Getting Out Of G.O. Mode


Being in a goal-orientated or purposeful frame of mind seems like a positive way to be; when we are goal orientated we feel that we are getting somewhere, or at least, if we are not yet getting anywhere just yet, then we soon will be. In other words, the goal-orientated mode is laced with the expectation of good things to come! Because our view of this mode is so positive, it is hard to see what its limitations might be, and when there might be a possibility of us misusing the G.O. mode. It might seem strange to talk about misusing the goal-orientated faculty as if it were a drug with ‘abuse potential’, but actually this is really quite an accurate metaphor. The truth is that it is precisely because being in G.O. mode feels good that we tend to use it when we would be better off without it.


As we have said, the ‘hopeful’ or ‘positive’ feeling comes about because we have an implicit trust or belief in the power of control to help us obtain or realize whatever goal it is we have in mind. If we aren’t being successful in our goal-orientated operations, then the problem must be that our activity is not skilful enough, or the method we are using isn’t effective enough, or perhaps that we simply aren’t trying hard enough. The answer, in any event, must be to maximize the efficiency of our goal-driven behaviour.


There are two very serious errors in this way of thinking. The first has to do with the fact that some things just aren’t goals. Or rather, they are not ‘practically attainable goals’. We can give a few examples of this to help make it clearer. One would be the goal of achieving 100% success in whatever I am doing, which is of course the (implicit) goal associated with the trait of perfectionism. Because I can never really ‘make everything perfect’, what happens is that I get locked into an endless task, a job that goes on and on and on without ever getting to the point where I can declare myself satisfied. This is obviously a waste of time, and in addition it is very frustrating and stressful.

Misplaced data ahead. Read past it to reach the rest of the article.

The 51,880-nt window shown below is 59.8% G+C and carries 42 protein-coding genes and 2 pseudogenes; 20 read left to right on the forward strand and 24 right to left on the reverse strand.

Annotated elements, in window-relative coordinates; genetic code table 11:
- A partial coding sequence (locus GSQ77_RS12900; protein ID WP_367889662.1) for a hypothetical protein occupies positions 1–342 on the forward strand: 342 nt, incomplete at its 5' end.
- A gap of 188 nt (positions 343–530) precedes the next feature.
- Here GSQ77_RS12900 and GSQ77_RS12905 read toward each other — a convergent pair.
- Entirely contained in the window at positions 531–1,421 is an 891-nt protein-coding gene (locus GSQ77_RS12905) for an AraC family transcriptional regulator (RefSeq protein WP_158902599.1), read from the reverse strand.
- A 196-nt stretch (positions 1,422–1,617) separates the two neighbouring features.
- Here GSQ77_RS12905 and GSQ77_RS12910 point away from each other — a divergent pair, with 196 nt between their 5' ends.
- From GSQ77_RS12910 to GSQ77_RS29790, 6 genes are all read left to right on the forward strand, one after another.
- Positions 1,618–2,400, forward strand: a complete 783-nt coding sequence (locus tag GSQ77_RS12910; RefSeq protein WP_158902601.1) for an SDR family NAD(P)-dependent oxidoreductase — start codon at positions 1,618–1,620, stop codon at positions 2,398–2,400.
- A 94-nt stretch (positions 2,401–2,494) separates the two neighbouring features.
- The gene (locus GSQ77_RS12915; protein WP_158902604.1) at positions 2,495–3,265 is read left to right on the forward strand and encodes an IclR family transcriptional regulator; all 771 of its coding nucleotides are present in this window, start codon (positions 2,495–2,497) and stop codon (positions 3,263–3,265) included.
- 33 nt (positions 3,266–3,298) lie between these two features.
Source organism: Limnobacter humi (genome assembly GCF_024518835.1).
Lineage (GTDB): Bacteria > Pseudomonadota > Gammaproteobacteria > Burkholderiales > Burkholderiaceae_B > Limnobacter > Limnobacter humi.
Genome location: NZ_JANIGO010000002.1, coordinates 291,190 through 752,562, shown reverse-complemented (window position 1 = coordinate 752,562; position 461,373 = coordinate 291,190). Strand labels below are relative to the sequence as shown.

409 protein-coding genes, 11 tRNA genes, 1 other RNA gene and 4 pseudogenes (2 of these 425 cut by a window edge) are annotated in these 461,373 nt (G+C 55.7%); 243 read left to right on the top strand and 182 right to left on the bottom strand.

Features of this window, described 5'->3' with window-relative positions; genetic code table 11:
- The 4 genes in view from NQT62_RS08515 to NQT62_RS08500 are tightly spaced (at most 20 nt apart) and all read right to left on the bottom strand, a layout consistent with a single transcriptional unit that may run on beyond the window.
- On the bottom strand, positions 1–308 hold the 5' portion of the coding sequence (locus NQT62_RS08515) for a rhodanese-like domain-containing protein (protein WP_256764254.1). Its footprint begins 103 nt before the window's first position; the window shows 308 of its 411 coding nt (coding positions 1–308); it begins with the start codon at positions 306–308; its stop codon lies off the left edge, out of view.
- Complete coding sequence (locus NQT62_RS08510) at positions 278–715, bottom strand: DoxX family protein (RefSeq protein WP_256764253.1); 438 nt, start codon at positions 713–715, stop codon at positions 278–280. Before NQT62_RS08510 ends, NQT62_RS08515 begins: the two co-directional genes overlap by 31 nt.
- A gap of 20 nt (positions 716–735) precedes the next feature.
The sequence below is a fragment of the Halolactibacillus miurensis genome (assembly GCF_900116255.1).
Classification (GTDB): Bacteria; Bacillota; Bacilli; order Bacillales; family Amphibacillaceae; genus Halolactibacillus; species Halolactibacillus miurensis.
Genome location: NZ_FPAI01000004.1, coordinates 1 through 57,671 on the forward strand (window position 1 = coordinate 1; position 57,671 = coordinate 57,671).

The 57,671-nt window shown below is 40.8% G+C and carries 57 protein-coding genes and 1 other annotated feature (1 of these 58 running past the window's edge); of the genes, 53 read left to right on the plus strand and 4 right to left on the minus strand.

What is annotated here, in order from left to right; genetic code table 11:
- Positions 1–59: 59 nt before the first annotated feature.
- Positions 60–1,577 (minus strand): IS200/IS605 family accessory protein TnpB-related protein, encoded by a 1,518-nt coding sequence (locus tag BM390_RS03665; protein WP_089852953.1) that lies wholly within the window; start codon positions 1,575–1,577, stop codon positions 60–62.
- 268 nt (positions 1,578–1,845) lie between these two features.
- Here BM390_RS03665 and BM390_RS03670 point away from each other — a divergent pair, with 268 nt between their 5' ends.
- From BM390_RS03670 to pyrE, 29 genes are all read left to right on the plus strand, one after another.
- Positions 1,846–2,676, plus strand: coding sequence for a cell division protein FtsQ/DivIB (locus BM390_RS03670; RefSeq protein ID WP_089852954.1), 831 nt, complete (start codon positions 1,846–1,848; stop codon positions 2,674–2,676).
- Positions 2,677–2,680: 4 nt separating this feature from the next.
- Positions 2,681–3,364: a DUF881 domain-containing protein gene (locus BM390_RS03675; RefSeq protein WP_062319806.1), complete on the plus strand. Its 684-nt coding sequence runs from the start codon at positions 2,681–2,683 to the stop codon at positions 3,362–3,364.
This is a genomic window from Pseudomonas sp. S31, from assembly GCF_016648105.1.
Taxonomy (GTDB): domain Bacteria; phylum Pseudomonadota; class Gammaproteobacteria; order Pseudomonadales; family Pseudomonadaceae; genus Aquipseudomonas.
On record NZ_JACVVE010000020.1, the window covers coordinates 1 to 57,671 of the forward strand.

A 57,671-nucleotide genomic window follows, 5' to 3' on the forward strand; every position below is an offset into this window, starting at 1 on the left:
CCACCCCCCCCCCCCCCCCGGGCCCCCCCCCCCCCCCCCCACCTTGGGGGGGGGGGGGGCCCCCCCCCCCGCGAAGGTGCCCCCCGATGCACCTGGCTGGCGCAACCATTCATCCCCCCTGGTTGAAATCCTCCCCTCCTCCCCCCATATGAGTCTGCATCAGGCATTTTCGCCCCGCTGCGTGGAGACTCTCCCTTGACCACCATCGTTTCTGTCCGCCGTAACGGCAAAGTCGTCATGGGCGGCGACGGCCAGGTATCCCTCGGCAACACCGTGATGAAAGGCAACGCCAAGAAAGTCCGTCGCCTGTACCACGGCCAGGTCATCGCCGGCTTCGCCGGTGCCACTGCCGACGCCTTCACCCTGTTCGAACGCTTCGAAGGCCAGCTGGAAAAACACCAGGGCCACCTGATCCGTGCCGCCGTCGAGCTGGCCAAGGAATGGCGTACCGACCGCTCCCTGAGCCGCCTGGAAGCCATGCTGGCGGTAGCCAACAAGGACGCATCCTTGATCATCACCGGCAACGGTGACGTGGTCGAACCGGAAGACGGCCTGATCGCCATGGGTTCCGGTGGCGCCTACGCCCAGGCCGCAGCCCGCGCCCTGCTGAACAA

Another unrealistic goal is the goal of sorting out all my problems in advance, which comes down to ‘eliminating all risk’. This sounds like something no one would try to do because it sounds a bit silly but in fact it happens whenever we lie in bed, unable to sleep because we are trying to solve the next day’s problems. We can make a bit of headway, as we lie there, but new difficulties keep popping up in our head, and at best we only ever ‘half-solve’ them. Experience shows that this is a totally impossible task because if it wasn’t then we would get to the point where we successfully ‘sort it all out’, roll over, and then fall fast asleep, perfectly content and happy. This simply doesn’t happen, and the reason it doesn’t happen is that we are locked into G.O. mode, trying desperately to solve a problem that just can’t be solved. There is no end to it. The trouble is, we don’t really understand this – we hang to the belief that it is capable of being solved, we hang on to the belief that there will be ‘an end to it’ if we keep on trying long enough, or hard enough. It is this false and misleading belief that is the cause of our sleepless nights, not the unsolvable problems themselves. Or to put it another way, the problem isn’t the problem itself, the problem is our blind insistence on trying to fix the problem no matter what, even though the ‘problem’ isn’t capable of being solved.


The first potential drawback with the G.O. mode of functioning is therefore that some things are not goals (or that some things should not be made into goals). If we clearly see this then everything is fine, but if we don’t see it, but get locked into trying to fix them, then this is a recipe for disaster. The second drawback has to do with the fact that when we are in G.O. mode, this inevitably means that that we are ‘living in the future’. When I am relating to my goals, I am obviously going to be one step ahead of myself because the fact that the goal is a goal means that [1] it hasn’t happened yet, [2] I want it to have happened. In my ‘idealized version’ of the future (which I am imagining at that moment) what I want to happen has happened, and this projected picture naturally exerts a magnetic attraction upon me. My assumption is that in time (and with the correct type of intervention) the imaginary future will become fact, and it is this underlying assumption that justifies and validates the whole goal-orientated enterprise.